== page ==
Therapeutic Hypothermia for Acute Myocardial Infarction and Cardiac Arrest
Therapeutic hypothermia (TH) is recommended in cardiac arrest guidelines. For patients resuscitated after out-of-hospital cardiac arrest, improvements in survival and neurologic outcomes were observed with relatively slow induction of TH. At present, the main methods of inducing and maintaining TH are surface cooling, endovascular heat-exchange catheters, and intravenous infusion of cold fluids. Surface cooling or endovascular catheters may be sufficient for induction of TH in patients resuscitated after out-of-hospital cardiac arrest. For patients with ST-segment elevation myocardial infarction (STEMI), intravenous infusion of cold fluids achieves target temperature very rapidly, but might worsen left ventricular function. More widespread use of TH would improve survival and quality of life for patients with out-of-hospital cardiac arrest; larger studies with more rapid induction of TH are needed in the STEMI population. In particular, transnasal evaporative cooling and peritoneal cooling may be effective methods for rapid induction of TH. Finally, local transcoronary TH could potentially convey cardioprotection even if initiated at the time of percutaneous coronary intervention while avoiding total-body hypothermia.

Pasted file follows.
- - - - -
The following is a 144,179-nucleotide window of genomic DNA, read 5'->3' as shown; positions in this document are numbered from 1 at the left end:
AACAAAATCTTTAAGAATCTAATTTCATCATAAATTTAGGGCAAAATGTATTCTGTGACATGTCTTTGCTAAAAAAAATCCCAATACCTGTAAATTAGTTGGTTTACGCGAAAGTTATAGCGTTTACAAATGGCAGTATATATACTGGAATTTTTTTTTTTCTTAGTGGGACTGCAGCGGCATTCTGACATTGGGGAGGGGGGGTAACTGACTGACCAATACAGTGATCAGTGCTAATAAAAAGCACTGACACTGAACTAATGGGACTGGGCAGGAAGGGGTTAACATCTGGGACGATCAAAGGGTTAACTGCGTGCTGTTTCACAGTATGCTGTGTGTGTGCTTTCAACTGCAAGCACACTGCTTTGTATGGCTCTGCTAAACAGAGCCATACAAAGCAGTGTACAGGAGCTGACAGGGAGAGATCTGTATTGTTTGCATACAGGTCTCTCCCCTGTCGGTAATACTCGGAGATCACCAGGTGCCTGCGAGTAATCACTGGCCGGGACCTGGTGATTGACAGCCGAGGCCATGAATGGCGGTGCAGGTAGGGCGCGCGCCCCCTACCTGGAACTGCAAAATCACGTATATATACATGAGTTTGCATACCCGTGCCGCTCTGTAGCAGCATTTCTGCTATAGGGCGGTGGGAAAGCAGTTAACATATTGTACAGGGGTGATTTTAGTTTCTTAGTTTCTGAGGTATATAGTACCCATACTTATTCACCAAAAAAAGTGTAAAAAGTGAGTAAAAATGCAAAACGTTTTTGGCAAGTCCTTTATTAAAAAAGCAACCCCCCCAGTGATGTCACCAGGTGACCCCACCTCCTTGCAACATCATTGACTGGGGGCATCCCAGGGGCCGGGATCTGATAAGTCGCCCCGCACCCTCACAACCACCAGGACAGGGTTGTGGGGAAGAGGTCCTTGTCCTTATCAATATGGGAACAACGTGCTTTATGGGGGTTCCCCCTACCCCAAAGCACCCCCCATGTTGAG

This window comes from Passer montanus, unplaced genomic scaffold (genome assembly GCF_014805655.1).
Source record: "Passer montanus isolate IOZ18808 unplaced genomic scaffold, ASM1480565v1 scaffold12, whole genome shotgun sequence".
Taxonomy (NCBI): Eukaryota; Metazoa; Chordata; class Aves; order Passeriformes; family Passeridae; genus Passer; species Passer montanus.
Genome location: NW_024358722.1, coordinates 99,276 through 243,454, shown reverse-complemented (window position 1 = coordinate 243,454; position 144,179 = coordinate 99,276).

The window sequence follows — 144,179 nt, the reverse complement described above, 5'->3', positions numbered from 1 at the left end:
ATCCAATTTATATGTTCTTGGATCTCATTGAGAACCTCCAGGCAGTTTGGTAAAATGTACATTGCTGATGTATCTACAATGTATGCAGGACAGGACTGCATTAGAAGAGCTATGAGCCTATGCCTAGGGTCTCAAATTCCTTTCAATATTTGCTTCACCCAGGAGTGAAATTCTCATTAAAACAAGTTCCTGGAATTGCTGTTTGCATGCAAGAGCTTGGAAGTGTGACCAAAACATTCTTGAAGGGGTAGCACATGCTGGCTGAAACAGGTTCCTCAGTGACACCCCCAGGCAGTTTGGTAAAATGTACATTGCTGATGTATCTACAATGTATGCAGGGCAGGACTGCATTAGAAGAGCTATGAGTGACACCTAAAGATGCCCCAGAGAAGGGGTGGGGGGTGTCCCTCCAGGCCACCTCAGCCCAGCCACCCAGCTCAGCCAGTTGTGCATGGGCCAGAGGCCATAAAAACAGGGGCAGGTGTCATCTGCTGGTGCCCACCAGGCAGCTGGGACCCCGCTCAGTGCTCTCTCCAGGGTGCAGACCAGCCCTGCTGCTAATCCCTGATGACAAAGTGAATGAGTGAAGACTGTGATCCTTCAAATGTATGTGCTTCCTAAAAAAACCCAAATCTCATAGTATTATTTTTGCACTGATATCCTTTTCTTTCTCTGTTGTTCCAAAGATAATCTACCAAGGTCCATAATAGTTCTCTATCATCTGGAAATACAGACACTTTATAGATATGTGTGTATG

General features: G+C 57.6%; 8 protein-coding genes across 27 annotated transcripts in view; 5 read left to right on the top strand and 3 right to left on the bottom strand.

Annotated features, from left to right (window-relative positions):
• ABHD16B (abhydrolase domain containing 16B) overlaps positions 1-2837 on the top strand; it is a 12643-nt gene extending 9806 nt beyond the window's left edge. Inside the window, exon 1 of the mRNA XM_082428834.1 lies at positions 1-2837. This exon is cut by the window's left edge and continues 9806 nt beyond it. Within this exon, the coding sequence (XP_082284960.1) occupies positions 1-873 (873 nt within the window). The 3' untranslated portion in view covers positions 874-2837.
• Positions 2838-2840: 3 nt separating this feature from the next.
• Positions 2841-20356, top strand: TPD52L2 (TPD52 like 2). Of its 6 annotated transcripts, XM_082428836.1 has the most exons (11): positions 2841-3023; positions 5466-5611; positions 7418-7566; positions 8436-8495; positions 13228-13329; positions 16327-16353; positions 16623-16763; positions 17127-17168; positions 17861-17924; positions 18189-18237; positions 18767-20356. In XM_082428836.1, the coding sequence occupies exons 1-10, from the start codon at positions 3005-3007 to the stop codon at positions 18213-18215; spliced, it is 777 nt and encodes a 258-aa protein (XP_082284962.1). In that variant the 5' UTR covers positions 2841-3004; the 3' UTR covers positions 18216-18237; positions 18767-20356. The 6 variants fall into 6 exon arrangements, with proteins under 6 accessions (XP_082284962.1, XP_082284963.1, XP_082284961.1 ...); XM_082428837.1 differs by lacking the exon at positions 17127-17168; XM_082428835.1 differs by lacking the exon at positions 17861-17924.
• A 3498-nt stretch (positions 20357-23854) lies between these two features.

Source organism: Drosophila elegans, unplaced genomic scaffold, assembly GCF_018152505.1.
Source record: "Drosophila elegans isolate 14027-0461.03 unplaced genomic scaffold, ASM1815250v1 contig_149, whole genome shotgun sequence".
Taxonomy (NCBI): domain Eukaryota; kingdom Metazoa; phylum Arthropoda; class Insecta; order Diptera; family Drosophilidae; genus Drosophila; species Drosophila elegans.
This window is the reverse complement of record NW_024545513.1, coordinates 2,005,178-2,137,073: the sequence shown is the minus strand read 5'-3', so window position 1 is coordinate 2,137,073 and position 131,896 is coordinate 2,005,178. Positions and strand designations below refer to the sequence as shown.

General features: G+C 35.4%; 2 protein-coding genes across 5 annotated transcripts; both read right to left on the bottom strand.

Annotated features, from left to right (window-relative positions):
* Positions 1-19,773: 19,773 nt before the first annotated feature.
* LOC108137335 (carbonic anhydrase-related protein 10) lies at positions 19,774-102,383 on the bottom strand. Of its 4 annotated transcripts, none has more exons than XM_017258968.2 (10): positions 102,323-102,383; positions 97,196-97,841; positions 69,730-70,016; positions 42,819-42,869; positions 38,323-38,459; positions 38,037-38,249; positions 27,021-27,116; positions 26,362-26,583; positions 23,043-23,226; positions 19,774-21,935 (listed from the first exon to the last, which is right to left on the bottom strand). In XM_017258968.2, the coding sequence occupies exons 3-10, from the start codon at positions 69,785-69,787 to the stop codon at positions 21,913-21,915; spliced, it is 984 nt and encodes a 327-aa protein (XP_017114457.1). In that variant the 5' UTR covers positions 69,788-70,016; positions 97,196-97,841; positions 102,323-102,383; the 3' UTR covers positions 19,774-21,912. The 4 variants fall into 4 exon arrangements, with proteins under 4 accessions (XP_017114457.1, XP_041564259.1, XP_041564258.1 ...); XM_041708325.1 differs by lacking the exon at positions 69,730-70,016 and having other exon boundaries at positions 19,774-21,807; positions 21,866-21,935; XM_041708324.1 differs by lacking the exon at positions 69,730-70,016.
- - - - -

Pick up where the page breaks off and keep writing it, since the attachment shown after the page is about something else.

Keywords: Myocardial Infarction, Out-of-Hospital Cardiac Arrest, Ventricular Function, Left, Hypothermia, Infusions, Intravenous, Percutaneous Coronary Intervention
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